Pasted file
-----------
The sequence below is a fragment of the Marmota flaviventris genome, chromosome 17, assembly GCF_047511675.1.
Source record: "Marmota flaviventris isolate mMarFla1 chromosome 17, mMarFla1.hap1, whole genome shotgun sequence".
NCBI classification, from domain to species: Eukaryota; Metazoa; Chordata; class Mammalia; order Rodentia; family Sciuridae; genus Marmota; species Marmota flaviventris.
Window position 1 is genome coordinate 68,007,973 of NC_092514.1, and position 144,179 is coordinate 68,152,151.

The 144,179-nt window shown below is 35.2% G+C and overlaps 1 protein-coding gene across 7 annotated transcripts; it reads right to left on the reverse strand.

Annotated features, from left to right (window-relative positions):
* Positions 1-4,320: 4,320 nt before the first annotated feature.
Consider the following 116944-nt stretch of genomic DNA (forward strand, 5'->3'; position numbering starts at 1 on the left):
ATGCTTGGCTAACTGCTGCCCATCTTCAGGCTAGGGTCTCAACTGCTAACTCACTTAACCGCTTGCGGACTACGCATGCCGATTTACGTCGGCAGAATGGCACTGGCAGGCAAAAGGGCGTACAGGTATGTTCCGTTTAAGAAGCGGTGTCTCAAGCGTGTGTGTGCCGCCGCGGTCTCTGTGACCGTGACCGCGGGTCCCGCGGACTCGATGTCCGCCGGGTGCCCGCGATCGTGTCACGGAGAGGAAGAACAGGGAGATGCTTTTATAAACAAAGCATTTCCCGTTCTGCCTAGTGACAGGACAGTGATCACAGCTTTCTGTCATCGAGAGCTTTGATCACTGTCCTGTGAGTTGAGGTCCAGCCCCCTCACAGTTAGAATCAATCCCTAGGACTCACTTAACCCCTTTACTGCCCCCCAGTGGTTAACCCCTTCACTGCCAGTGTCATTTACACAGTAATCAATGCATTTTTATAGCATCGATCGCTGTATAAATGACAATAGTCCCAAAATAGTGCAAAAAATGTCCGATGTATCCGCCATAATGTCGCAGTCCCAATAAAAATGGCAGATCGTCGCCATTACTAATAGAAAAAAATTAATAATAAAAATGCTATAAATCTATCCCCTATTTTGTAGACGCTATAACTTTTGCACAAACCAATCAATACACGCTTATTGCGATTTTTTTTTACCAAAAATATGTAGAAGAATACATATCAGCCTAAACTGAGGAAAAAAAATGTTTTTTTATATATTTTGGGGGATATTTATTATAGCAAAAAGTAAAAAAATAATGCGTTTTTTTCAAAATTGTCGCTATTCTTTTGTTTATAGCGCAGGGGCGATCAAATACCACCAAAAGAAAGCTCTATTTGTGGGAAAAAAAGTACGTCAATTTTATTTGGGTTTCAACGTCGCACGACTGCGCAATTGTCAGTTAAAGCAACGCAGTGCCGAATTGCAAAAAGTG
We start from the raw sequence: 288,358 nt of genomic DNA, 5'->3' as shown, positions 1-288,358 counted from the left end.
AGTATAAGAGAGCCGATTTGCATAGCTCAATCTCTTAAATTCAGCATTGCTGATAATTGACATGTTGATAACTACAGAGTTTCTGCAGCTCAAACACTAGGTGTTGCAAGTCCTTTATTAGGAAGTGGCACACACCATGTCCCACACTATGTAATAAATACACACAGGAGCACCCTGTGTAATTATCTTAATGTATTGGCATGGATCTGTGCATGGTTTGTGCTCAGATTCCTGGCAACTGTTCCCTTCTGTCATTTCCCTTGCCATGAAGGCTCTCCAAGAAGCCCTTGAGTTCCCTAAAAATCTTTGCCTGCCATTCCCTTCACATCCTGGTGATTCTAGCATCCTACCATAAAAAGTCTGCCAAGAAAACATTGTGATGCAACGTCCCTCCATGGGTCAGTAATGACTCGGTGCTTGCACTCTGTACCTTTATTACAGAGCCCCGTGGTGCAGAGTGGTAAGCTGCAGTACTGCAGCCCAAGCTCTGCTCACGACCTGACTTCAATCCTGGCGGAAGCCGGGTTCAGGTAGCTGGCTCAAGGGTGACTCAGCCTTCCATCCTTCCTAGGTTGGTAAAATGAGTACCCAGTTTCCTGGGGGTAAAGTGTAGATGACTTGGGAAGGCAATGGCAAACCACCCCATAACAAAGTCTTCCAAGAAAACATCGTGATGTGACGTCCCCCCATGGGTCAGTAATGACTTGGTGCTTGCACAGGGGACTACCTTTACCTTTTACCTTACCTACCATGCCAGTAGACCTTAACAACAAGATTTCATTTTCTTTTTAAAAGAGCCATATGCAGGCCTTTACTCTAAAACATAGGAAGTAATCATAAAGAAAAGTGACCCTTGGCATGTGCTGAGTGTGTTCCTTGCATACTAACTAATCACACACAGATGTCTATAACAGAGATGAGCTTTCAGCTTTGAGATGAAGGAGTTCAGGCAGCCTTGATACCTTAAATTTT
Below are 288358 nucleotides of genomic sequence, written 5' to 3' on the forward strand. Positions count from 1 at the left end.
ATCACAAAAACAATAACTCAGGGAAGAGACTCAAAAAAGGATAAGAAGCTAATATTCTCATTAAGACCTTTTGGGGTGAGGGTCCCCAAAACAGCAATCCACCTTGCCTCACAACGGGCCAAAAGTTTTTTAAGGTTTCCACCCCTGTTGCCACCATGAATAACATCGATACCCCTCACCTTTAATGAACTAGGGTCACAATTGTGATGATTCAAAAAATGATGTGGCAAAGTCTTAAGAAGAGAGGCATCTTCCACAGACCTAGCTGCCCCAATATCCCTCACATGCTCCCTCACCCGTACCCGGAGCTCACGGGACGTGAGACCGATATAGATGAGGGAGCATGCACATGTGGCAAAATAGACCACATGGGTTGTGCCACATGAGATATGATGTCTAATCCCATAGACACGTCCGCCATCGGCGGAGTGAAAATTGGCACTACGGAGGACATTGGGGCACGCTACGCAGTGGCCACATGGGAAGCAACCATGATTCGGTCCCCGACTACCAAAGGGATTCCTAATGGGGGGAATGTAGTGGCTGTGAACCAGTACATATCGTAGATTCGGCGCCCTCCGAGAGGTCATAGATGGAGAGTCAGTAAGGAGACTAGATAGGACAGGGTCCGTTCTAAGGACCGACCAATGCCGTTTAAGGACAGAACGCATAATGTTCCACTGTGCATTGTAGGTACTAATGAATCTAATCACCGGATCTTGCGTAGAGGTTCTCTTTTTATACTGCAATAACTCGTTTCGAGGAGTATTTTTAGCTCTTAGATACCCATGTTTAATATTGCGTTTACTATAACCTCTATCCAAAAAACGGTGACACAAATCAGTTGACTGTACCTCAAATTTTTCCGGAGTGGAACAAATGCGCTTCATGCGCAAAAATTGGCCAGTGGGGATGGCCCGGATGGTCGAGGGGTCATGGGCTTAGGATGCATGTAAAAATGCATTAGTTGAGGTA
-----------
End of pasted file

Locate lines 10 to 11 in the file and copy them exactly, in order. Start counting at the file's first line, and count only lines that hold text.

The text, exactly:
We start from the raw sequence: 288,358 nt of genomic DNA, 5'->3' as shown, positions 1-288,358 counted from the left end.
AGTATAAGAGAGCCGATTTGCATAGCTCAATCTCTTAAATTCAGCATTGCTGATAATTGACATGTTGATAACTACAGAGTTTCTGCAGCTCAAACACTAGGTGTTGCAAGTCCTTTATTAGGAAGTGGCACACACCATGTCCCACACTATGTAATAAATACACACAGGAGCACCCTGTGTAATTATCTTAATGTATTGGCATGGATCTGTGCATGGTTTGTGCTCAGATTCCTGGCAACTGTTCCCTTCTGTCATTTCCCTTGCCATGAAGGCTCTCCAAGAAGCCCTTGAGTTCCCTAAAAATCTTTGCCTGCCATTCCCTTCACATCCTGGTGATTCTAGCATCCTACCATAAAAAGTCTGCCAAGAAAACATTGTGATGCAACGTCCCTCCATGGGTCAGTAATGACTCGGTGCTTGCACTCTGTACCTTTATTACAGAGCCCCGTGGTGCAGAGTGGTAAGCTGCAGTACTGCAGCCCAAGCTCTGCTCACGACCTGACTTCAATCCTGGCGGAAGCCGGGTTCAGGTAGCTGGCTCAAGGGTGACTCAGCCTTCCATCCTTCCTAGGTTGGTAAAATGAGTACCCAGTTTCCTGGGGGTAAAGTGTAGATGACTTGGGAAGGCAATGGCAAACCACCCCATAACAAAGTCTTCCAAGAAAACATCGTGATGTGACGTCCCCCCATGGGTCAGTAATGACTTGGTGCTTGCACAGGGGACTACCTTTACCTTTTACCTTACCTACCATGCCAGTAGACCTTAACAACAAGATTTCATTTTCTTTTTAAAAGAGCCATATGCAGGCCTTTACTCTAAAACATAGGAAGTAATCATAAAGAAAAGTGACCCTTGGCATGTGCTGAGTGTGTTCCTTGCATACTAACTAATCACACACAGATGTCTATAACAGAGATGAGCTTTCAGCTTTGAGATGAAGGAGTTCAGGCAGCCTTGATACCTTAAATTTT